Standard theories in economics predict that information is always valuable because it helps individuals make better decisions. In contrast, theories of rational inattention argue that individuals incur monetary or opportunity (time) costs of information acquisition that they compare with the expected benefits. Rational inattention has been used as an explanatory mechanism in recent theoretical work on asset pricing and macroeconomics. Woodford (2009), Reis (2006), Gabaix and Laibson (2002), and Van Nieuwerburgh and Veldkamp (2009) are examples of this.
But people also seek out apparently useless information or avoid useful information (see Golman et al. 2016 for a survey of the research on this topic). Research into information-dependent utility argues that information also has a direct impact on utility that goes beyond information costs and benefits (Caplin and Leahy 2001, Golman and Loewenstein 2015, Kőszegi and Rabin 2009, Ely et al. 2015, Van Nieuwerburgh and Veldkamp 2010).
What determines inattention?
There is, however, not much empirical evidence to answer this question. In particular, we still don't know whether theories of rational inattention or theories of information-dependent utility are more successful in explaining everyday behaviour.
In a recent paper, we present a large-scale empirical study of individual attention to checking, savings, and credit card accounts so we can better understanding the determinants of attention, and inform this theoretical work (Olafsson and Pagel 2018). We do this using data from a financial aggregation platform in Iceland that individuals use to check their bank accounts, but not to execute financial transactions. (Our work focuses solely on the determinants of paying attention, and not on its consequences, which was recently investigated by Carlin et al. 2017).1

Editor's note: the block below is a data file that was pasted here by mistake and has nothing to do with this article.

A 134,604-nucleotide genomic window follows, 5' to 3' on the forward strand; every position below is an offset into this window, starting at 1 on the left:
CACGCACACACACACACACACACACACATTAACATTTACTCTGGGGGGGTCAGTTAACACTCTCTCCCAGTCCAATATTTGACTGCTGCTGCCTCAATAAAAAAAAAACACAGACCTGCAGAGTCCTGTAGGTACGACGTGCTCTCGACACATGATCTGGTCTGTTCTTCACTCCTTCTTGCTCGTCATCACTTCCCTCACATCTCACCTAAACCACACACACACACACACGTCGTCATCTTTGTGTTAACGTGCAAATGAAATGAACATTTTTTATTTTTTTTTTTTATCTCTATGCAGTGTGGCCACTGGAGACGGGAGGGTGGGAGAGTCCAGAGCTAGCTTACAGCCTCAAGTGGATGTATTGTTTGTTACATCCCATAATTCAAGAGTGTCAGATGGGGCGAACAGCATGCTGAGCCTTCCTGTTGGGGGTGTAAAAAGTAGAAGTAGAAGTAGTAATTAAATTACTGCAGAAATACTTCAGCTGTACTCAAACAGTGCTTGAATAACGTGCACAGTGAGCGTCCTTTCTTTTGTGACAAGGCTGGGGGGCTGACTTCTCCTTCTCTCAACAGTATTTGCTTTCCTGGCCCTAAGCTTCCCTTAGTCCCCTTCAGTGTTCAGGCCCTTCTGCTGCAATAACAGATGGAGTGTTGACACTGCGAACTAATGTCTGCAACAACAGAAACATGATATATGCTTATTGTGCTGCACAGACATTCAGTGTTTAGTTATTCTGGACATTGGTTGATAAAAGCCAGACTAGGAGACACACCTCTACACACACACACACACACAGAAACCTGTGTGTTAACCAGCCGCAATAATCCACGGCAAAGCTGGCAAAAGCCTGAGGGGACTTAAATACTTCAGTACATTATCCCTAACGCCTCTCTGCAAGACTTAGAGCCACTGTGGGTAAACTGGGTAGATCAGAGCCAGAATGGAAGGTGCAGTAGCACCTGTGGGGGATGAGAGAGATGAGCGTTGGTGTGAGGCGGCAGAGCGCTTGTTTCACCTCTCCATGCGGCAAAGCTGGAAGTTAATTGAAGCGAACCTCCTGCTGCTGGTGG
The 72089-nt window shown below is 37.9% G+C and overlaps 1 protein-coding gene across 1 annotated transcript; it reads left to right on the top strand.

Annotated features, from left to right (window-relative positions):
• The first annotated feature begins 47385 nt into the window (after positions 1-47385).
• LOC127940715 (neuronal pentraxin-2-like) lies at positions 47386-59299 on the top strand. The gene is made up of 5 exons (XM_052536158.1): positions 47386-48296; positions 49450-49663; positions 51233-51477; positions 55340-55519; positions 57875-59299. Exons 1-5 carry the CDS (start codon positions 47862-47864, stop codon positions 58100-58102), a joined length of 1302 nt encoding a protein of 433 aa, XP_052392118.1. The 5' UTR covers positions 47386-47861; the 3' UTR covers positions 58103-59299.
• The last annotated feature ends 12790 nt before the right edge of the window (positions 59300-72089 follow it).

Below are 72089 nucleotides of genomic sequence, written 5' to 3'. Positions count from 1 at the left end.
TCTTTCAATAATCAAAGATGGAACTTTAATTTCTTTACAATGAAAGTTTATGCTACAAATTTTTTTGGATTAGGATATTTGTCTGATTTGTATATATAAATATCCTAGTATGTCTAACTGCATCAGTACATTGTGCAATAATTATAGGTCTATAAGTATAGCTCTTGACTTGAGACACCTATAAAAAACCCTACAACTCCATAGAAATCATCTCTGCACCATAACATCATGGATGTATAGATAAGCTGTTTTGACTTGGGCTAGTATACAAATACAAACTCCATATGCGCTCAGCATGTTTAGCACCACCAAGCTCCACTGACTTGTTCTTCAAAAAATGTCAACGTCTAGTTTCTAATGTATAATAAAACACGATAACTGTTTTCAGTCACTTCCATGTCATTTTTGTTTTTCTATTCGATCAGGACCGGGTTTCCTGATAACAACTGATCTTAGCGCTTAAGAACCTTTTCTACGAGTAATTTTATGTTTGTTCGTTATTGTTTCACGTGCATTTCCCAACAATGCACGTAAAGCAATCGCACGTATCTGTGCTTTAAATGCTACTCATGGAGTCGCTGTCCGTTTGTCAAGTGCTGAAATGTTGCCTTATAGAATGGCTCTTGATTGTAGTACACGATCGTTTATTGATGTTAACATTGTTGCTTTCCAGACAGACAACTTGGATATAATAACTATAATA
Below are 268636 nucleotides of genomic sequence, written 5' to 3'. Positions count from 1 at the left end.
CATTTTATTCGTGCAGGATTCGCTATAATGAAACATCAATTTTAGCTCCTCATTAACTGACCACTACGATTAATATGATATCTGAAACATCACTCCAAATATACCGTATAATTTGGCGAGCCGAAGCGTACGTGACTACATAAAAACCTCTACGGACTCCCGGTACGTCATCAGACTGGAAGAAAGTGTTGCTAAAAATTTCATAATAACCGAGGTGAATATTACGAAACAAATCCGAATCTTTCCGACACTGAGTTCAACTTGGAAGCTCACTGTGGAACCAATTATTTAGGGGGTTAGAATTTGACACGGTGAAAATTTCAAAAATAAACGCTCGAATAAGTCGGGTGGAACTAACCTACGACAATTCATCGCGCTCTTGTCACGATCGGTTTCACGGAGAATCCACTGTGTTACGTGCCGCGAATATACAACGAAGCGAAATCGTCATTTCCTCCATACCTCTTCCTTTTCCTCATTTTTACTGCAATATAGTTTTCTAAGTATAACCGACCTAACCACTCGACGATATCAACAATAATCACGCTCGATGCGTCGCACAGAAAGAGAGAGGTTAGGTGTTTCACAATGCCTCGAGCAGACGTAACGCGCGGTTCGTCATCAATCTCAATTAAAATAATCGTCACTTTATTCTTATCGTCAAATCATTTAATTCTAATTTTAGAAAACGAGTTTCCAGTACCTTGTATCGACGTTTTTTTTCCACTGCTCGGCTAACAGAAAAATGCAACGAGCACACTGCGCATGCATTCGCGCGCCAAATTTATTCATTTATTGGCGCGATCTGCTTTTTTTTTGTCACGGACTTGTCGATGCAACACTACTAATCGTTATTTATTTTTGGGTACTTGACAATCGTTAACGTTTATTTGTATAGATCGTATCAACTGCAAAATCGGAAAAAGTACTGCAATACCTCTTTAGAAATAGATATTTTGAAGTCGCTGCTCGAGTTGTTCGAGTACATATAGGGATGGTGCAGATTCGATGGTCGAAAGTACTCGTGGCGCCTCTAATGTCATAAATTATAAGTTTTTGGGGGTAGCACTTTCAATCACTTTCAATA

We use online account and smartphone app logins to measure individual attention. This method has previously been used by Sicherman et al. (2015), Karlsson et al. (2009), Gherzi et al. (2014) in studies of retirement portfolios. We also use high-frequency transaction-level data on income, spending, balances, and credit limits.
We ask the following questions:
- When and under what conditions do individuals pay attention to their financial accounts?
- Can our empirical findings be explained by 'rational' theories of inattention, that is, by direct information costs and benefits?
- To what extent is inattention not 'rational' but 'selective' – that is, driven by information-dependent utility?2
We find that inattention is selective rather than rational, and that information-dependent utility generating ‘ostrich effects’ (avoiding bad news) and anticipatory utility (an increase in current utility from looking forward to future consumption) are of first-order importance for individual attention to financial accounts.
Figure 1 illustrates this. It shows a positive correlation between bank account balances and logins, and a jump when balances go from negative to positive in the raw data. Anecdotal evidence from online media suggests that it is common to be afraid to check bank account balances.
Figure 1 Average login by binned checking account balances, including only individuals who have negative and positive checking account balances at some point in time